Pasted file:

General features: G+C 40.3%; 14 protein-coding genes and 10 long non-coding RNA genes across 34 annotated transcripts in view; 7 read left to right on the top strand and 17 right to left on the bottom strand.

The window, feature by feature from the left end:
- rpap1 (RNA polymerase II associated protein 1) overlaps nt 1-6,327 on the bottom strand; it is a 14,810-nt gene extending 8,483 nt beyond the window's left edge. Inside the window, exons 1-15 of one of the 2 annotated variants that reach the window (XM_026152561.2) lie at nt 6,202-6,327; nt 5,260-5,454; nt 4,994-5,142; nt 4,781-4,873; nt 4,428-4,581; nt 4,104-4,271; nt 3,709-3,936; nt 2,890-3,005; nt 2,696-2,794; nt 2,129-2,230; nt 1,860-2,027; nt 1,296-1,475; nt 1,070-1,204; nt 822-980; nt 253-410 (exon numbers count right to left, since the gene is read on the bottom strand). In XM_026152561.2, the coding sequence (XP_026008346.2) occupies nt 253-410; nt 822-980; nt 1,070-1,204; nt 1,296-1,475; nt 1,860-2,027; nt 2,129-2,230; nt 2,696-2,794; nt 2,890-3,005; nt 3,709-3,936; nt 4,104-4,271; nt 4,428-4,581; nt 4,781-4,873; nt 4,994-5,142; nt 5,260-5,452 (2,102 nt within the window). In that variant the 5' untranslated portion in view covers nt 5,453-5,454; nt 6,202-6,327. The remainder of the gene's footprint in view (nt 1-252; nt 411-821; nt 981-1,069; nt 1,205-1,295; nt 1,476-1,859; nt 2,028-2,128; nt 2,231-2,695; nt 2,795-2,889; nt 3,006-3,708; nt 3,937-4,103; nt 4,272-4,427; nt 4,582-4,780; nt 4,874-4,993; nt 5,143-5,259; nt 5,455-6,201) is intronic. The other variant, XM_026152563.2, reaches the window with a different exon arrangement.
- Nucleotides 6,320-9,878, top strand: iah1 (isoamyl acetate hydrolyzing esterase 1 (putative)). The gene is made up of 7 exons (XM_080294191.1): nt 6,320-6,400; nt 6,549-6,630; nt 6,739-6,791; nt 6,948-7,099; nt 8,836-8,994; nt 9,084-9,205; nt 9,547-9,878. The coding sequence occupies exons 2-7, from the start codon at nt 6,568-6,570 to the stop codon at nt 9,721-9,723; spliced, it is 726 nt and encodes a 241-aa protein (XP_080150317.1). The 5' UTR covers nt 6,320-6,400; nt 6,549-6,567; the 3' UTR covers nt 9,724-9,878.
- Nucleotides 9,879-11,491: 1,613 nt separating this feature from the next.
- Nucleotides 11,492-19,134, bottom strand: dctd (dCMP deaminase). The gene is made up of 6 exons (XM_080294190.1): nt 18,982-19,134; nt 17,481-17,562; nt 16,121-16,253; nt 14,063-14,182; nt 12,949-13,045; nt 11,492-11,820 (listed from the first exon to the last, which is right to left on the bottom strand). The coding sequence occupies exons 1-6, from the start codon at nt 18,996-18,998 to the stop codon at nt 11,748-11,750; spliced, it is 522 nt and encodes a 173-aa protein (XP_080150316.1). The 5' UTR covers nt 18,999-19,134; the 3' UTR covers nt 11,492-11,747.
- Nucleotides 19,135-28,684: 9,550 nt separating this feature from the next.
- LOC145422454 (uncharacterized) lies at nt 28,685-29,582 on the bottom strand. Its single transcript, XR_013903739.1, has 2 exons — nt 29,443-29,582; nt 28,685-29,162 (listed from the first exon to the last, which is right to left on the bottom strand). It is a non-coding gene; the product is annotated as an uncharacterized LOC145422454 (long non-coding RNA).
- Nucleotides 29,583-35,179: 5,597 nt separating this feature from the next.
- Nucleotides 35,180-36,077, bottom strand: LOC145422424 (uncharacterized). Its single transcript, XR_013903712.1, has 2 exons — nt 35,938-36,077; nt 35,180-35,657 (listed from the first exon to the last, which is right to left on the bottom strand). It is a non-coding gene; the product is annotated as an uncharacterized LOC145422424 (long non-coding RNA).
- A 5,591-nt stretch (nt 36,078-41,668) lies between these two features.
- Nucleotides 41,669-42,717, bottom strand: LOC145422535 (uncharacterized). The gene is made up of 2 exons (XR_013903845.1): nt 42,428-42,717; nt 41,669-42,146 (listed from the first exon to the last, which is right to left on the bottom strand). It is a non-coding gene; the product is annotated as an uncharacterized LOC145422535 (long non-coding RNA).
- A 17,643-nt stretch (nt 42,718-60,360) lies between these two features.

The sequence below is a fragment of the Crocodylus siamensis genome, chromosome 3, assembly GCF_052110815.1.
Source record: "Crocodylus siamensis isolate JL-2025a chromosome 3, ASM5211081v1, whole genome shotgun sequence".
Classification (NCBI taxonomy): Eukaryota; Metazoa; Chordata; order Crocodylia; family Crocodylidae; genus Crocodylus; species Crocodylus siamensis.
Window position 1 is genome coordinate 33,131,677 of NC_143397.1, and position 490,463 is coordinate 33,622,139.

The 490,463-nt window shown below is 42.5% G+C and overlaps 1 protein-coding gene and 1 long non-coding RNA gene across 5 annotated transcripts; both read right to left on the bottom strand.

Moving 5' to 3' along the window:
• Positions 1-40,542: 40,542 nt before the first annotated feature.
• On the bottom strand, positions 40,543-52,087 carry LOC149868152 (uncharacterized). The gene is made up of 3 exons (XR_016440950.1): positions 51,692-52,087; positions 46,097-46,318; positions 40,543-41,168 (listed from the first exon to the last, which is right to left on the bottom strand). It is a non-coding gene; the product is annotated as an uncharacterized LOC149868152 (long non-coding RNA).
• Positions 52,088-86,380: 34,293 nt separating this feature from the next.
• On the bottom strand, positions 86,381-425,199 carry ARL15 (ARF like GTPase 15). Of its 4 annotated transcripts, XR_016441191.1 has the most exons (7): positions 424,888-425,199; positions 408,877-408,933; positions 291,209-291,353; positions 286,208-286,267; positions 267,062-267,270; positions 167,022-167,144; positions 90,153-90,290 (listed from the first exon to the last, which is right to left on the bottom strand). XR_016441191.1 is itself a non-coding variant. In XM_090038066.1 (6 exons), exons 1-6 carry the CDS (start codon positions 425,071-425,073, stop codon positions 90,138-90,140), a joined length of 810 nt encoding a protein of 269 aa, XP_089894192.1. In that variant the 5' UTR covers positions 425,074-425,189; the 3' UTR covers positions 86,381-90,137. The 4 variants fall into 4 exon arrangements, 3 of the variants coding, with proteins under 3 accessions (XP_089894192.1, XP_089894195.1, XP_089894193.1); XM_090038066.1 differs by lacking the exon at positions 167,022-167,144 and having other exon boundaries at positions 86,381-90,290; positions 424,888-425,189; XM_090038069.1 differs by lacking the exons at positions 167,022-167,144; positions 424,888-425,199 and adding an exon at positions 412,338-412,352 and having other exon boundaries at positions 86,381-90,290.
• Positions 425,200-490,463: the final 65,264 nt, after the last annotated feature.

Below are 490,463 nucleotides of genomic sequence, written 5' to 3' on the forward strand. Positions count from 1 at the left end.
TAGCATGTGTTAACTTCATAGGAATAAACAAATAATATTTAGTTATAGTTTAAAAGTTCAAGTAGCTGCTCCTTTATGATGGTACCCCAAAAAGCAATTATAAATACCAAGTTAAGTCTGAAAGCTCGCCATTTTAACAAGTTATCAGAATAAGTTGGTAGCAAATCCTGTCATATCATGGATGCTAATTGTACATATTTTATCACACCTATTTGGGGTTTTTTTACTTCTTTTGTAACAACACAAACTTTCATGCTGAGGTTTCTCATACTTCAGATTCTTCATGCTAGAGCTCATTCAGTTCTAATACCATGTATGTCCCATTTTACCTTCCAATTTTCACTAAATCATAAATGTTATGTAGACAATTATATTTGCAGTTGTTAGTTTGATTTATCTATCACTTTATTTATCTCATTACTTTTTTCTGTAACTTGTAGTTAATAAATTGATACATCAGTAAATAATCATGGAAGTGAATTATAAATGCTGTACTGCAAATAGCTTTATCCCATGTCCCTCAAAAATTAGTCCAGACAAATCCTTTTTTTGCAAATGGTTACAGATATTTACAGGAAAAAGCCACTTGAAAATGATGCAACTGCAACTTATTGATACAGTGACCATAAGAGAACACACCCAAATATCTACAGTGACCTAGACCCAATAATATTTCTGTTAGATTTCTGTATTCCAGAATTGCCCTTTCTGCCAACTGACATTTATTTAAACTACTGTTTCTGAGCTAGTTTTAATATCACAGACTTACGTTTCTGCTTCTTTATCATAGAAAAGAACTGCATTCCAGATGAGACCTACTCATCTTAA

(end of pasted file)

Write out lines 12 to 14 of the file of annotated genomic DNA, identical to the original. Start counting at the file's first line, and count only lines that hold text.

- Nucleotides 41,669-42,717, bottom strand: LOC145422535 (uncharacterized). The gene is made up of 2 exons (XR_013903845.1): nt 42,428-42,717; nt 41,669-42,146 (listed from the first exon to the last, which is right to left on the bottom strand). It is a non-coding gene; the product is annotated as an uncharacterized LOC145422535 (long non-coding RNA).
- A 17,643-nt stretch (nt 42,718-60,360) lies between these two features.

The sequence below is a fragment of the Crocodylus siamensis genome, chromosome 3, assembly GCF_052110815.1.